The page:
The Simpsons Movie. I was never a fan per se, so I thought this was so-so. Personally, however, I think it’s sad that people brought their kids to see this one in droves just because it’s an animated film: it’s really more of an adult cartoon, and while the satire is ridiculously funny, the values espoused in the film (as in the series) are too often off-kilter.

Surf’s Up. Not bad for what it is, really. The effort put into animating the surfing is truly remarkable and there should’ve been more of it. It’s presented as a faux documentary, though, which despite its novelty takes some getting used to. Oh, and John Heder as stoned surfer-chicken? Right on!

Hairspray. Surprisingly entertaining, especially since I only vaguely remember the 1988 original. As presented, the story feels somewhat dated, so it’s a good thing that most of the song and dance numbers are chock full of energy. Casting-wise it’s a star-studded affair with some standouts (Zac Ephron and Elijah Kelley were in my opinion the best performers of the lot) and some complete misses (John Travolta as a woman is just plain wrong). Newcomer Nicole Blonsky does quite well filling in for Ricki Lake, who herself makes a cameo towards the end of the film.

Rush Hour 3. File this one under “I saw the first two (and can’t explain why), so I had to see this one as well.” It’s very much like its predecessors, though perhaps the least coherent of the bunch. By this installment the dynamic between Chris Tucker and Jackie Chan has gotten very old, and the culture-clash antics more and more irritating. It’s cool that the story manages to tie into the first movie quite nicely, but it’s a stretch to build the plot on yet another secret in Detective Lee’s life. “Convoluted” doesn’t even begin to describe a story revolving around a Japanese “foster brother” who happens to be running a Chinese triad cell in France. Heck, it looks even more ridiculous in print.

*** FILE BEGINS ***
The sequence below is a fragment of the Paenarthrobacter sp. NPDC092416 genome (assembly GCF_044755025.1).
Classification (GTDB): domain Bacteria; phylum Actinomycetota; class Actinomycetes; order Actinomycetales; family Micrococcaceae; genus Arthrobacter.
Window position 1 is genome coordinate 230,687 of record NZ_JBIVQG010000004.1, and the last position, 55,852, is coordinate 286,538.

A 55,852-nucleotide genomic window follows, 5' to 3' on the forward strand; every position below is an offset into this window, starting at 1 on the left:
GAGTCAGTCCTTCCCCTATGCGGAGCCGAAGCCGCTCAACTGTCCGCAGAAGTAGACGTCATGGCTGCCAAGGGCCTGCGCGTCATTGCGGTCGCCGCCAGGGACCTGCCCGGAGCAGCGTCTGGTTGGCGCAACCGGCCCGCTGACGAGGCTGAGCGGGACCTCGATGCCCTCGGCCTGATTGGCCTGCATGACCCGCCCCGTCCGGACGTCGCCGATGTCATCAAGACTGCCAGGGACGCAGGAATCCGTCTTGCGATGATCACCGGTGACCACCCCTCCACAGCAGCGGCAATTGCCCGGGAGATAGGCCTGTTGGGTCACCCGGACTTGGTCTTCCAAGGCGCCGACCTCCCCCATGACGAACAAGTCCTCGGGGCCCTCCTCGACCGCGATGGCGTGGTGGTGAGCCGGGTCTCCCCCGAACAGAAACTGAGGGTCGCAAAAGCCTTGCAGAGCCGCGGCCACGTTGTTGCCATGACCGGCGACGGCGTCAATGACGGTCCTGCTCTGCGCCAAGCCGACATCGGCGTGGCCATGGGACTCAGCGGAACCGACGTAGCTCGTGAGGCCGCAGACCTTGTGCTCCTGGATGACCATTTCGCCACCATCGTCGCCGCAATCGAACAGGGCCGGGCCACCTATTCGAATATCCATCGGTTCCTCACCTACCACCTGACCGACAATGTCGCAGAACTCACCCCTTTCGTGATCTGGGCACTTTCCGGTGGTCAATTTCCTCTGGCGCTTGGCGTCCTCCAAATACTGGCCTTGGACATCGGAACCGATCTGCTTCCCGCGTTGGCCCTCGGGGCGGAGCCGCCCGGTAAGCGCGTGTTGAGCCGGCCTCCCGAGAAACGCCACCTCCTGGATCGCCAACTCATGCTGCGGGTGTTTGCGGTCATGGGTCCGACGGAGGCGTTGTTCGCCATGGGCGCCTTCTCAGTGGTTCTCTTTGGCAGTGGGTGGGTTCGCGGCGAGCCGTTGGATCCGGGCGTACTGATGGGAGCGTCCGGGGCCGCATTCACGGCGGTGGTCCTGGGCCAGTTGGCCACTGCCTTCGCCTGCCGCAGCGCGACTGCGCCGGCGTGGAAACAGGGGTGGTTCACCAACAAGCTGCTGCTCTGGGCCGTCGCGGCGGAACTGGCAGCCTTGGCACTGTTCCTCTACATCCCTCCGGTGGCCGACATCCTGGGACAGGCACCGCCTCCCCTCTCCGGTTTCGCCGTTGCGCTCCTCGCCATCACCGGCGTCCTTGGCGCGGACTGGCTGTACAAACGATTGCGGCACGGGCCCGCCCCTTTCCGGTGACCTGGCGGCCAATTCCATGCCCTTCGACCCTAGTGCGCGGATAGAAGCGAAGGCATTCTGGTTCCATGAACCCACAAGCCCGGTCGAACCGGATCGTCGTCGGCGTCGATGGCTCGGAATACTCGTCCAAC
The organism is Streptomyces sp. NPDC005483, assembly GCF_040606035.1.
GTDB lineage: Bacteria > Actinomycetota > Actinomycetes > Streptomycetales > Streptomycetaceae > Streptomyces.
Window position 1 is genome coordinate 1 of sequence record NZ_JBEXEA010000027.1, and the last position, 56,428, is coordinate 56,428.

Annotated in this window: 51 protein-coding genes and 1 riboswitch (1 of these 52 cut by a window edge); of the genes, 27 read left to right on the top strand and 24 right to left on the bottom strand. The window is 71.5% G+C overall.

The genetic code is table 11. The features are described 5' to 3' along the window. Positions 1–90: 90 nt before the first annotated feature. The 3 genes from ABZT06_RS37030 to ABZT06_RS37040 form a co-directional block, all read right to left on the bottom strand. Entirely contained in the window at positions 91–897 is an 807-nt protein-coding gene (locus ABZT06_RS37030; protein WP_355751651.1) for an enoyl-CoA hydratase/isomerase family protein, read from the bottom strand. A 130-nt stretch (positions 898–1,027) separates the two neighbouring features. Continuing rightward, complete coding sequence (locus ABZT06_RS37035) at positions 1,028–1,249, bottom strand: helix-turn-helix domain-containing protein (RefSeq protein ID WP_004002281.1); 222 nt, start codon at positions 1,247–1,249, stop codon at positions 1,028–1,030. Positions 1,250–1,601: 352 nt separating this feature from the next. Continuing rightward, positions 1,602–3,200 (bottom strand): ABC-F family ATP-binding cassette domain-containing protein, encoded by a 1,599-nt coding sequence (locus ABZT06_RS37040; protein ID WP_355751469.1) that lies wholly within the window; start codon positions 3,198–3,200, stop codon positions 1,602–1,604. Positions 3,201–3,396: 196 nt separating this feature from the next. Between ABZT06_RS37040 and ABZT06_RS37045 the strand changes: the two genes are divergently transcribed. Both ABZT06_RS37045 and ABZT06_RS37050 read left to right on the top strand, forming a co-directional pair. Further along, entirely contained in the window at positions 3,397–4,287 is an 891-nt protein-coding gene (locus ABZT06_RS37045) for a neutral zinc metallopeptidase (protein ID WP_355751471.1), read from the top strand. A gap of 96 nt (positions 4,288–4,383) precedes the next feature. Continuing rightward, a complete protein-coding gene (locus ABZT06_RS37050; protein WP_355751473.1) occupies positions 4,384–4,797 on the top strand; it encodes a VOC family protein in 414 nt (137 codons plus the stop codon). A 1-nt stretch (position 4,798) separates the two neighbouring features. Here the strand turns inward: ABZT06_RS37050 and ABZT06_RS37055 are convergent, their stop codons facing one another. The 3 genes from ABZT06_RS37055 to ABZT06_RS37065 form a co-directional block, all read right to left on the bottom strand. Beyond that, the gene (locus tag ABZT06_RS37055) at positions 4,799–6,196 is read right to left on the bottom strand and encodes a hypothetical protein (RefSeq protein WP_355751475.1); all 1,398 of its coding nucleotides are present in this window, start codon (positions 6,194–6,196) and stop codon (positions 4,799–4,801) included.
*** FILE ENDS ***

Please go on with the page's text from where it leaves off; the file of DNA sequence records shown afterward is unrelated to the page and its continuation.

Evan Almighty. Coming from Bruce Almighty, which turned out none too bad for a Jim Carey movie, it was difficult to know what to expect from this sequel. In truth it’s quite different: less “funny” but amusing nonetheless, more straightforward and with a completely different “moral lesson” at the end. For what it is, however, it works. Indeed, it’s almost as if the creative minds behind this one just set out to make a film about Noah’s ark come hell or high water (pardon the pun); if so, they’ve succeeded admirably. In short, it’s decent enough entertainment in spite of itself.

Disturbia. A very well made thriller. The film manages to keep audiences on the edge of their seats mainly because it keeps mostly to the story it tries to tell with few distractions along the way. Personally, I enjoyed it because the modus operandi of the serial killer in the film reminds me somewhat of the one featured in the book The Devil in the White City. More than anything, this movie demonstrates that Shia LaBeouf has some serious acting chops.

Whoa, that was a lot. Does it show that I really enjoyed my vacation this summer?



1. His Dark Materials (Part 1 of 2) « BRAIN DRAIN - September 29, 2007

[…] was while waiting for one of the many movies of the summer to begin that I first caught a glimpse of the trailer to The Golden Compass. It had a spellbinding […]